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Risk Management

Risk Management. What is it?

When it comes to risk you can either retain, defer, reduce, or eliminate it.

For example, deciding to host a wedding would be a form of retaining the risk. Requiring the wedding party to purchase event insurance, would be an example of deferring the risk. Deciding to only host weddings for your congregation, would be a way of reducing risk, and not hosting weddings at all, would be an example of eliminating the risk.

Risk Management focusses mainly on the reduction of risk, but it deals with all four categories of the management of risk. Insurance is both a form of transference of risk and reduction of risk. Since insurance always has a limit to what it will pay, it doesn’t necessarily protect you against all the risk you may face in the future. But it does reduce how much you would have to pay in the case of a claim.

As an example, if you have $1,000,000 per occurrence liability coverage and there is a settlement of $1,250,000 against you, then you will be responsible for the $250,000 that is above your coverage limit.

The one thing that Risk Management can do that insurance cannot, is eliminate the risk from happening at all. An example of this, would be making sure that wet spots on a floor are quickly mopped and dried. That action eliminates the risk of slips and falls from happening in the first place. Insurance can only respond after the fact when an incident has already happened.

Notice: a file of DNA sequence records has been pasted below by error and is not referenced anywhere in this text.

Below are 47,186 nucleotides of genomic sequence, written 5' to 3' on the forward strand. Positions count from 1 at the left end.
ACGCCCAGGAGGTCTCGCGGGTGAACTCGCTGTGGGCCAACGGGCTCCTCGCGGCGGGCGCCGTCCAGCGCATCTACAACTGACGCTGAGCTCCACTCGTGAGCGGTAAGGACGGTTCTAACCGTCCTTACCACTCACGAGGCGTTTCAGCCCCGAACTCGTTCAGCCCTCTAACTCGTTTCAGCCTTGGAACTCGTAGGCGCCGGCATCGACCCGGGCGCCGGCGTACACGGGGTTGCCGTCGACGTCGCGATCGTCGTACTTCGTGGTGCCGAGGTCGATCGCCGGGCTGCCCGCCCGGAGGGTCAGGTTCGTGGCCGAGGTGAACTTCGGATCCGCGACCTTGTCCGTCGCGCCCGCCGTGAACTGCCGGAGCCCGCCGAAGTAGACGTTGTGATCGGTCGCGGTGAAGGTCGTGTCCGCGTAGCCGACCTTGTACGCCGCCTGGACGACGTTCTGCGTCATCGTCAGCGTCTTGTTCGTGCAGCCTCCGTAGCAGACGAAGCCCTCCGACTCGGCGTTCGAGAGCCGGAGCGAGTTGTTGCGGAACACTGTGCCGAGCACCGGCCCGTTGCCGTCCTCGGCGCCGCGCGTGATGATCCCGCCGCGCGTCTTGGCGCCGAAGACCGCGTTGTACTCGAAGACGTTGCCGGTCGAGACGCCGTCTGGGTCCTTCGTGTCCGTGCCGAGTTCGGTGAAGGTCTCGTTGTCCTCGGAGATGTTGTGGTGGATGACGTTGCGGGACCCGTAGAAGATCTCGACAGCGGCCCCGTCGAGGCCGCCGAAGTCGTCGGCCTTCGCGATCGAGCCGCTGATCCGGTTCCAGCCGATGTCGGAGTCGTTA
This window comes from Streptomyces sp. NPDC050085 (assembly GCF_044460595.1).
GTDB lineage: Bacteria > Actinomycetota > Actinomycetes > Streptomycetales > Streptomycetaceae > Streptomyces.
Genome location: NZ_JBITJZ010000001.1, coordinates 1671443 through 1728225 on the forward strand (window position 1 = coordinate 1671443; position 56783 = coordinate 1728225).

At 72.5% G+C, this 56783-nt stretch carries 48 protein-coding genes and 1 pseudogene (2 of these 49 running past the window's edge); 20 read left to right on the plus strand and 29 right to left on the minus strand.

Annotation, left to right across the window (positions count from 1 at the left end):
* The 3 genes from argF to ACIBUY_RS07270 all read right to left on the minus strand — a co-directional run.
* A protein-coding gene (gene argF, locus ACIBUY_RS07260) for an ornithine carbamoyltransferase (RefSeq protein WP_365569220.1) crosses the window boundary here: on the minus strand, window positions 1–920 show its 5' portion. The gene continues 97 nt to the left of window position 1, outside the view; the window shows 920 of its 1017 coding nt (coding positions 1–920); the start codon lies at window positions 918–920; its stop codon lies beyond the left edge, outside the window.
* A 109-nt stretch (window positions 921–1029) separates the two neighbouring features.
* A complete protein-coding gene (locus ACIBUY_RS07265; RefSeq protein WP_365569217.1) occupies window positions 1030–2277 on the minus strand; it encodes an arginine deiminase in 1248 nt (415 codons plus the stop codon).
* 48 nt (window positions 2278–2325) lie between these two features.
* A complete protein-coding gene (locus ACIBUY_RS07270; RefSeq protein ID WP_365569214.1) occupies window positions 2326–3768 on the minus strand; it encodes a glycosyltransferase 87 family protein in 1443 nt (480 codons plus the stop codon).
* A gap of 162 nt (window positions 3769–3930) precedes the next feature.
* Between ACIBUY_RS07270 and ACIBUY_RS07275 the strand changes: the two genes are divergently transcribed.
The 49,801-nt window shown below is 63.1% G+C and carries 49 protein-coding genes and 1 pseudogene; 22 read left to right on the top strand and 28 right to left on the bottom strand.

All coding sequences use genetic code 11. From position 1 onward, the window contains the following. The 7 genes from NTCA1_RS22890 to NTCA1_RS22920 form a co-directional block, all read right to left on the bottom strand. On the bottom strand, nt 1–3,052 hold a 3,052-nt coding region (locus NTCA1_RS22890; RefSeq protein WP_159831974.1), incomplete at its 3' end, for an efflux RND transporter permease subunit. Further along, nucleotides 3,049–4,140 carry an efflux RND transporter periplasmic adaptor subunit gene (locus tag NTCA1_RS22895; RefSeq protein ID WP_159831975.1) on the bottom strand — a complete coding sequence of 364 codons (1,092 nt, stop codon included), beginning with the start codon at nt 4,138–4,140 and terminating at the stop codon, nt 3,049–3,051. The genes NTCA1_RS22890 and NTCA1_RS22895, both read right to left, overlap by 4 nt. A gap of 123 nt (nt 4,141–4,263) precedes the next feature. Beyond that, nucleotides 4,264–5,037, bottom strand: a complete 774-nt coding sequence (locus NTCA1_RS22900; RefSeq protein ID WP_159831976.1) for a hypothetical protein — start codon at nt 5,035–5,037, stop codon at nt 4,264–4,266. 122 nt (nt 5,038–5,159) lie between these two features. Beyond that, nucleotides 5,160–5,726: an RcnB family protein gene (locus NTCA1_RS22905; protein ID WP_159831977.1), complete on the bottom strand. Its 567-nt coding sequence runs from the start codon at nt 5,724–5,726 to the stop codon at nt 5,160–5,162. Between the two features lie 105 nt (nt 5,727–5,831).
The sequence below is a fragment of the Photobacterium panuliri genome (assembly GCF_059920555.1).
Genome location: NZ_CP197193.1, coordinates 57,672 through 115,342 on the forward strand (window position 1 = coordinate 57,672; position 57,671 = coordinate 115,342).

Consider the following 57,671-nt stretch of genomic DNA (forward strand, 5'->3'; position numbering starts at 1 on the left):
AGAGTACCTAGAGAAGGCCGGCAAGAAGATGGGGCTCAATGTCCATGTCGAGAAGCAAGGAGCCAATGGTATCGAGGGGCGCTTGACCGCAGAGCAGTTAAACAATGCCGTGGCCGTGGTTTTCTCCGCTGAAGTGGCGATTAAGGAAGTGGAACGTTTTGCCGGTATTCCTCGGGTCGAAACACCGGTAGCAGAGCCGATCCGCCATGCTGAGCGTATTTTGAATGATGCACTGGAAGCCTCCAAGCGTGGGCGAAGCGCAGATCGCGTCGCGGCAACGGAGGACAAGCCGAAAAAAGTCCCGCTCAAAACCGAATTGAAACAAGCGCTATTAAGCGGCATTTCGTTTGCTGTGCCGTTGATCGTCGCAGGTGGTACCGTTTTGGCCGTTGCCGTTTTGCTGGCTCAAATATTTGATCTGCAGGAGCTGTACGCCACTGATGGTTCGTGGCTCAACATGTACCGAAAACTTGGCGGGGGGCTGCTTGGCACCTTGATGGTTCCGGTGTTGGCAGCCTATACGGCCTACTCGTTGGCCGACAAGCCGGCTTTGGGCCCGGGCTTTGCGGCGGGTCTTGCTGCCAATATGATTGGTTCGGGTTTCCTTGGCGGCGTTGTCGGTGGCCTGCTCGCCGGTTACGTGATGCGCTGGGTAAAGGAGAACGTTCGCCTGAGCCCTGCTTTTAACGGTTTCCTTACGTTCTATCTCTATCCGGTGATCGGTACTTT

Another example of eliminating risk is when all the facilities are kept on a rigid maintenance schedule that includes periodic fire, electric and HVAC systems inspections. All these activities eliminate the possibility of mechanical or functional failure. Keeping a roof maintained and repaired cannot stop wind damage from happening, but it does eliminate functional failure of the roof, which is not covered by any insurance.

The same applies to Risk Management of the children’s ministries. A well-written Child Protection Plan that includes background checks, reference checking, and waiting periods, can go a long way to keeping assailants out of the children’s ministry in the first place.

Whether you’re focused on your organization’s employees, volunteers, or congregation, there are tools to help you transform your ministry.

Some of the areas of concern are as follows:

  • Starting a Safety Ministry
  • Buildings & Grounds Safety
  • Child & Youth Safety
  • Employee & Volunteer Safety
  • Financial Safeguards
  • Emergency Preparedness
  • Transportation Safeguards

To receive more information about each of these subjects, you can call or email us, and we can send you updated information concerning these area of interest for your organization.